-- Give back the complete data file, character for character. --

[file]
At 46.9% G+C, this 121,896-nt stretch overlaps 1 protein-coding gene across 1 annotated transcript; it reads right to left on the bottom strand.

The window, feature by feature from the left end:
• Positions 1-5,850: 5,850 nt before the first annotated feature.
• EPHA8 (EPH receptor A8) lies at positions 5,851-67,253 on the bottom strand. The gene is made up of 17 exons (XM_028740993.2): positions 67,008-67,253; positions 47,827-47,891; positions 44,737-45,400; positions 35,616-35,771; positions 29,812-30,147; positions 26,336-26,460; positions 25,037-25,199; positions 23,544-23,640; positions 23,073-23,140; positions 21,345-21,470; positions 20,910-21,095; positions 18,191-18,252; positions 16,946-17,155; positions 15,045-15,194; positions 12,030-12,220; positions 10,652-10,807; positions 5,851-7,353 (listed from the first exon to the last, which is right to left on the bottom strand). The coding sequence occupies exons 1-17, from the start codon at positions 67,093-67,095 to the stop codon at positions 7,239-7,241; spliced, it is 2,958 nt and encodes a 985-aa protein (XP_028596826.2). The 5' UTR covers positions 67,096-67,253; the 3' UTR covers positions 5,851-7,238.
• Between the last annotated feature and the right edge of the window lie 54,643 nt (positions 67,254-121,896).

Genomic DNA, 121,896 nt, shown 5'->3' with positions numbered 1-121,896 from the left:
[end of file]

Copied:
At 46.9% G+C, this 121,896-nt stretch overlaps 1 protein-coding gene across 1 annotated transcript; it reads right to left on the bottom strand.

The window, feature by feature from the left end:
• Positions 1-5,850: 5,850 nt before the first annotated feature.
• EPHA8 (EPH receptor A8) lies at positions 5,851-67,253 on the bottom strand. The gene is made up of 17 exons (XM_028740993.2): positions 67,008-67,253; positions 47,827-47,891; positions 44,737-45,400; positions 35,616-35,771; positions 29,812-30,147; positions 26,336-26,460; positions 25,037-25,199; positions 23,544-23,640; positions 23,073-23,140; positions 21,345-21,470; positions 20,910-21,095; positions 18,191-18,252; positions 16,946-17,155; positions 15,045-15,194; positions 12,030-12,220; positions 10,652-10,807; positions 5,851-7,353 (listed from the first exon to the last, which is right to left on the bottom strand). The coding sequence occupies exons 1-17, from the start codon at positions 67,093-67,095 to the stop codon at positions 7,239-7,241; spliced, it is 2,958 nt and encodes a 985-aa protein (XP_028596826.2). The 5' UTR covers positions 67,096-67,253; the 3' UTR covers positions 5,851-7,238.
• Between the last annotated feature and the right edge of the window lie 54,643 nt (positions 67,254-121,896).

Genomic DNA, 121,896 nt, shown 5'->3' with positions numbered 1-121,896 from the left: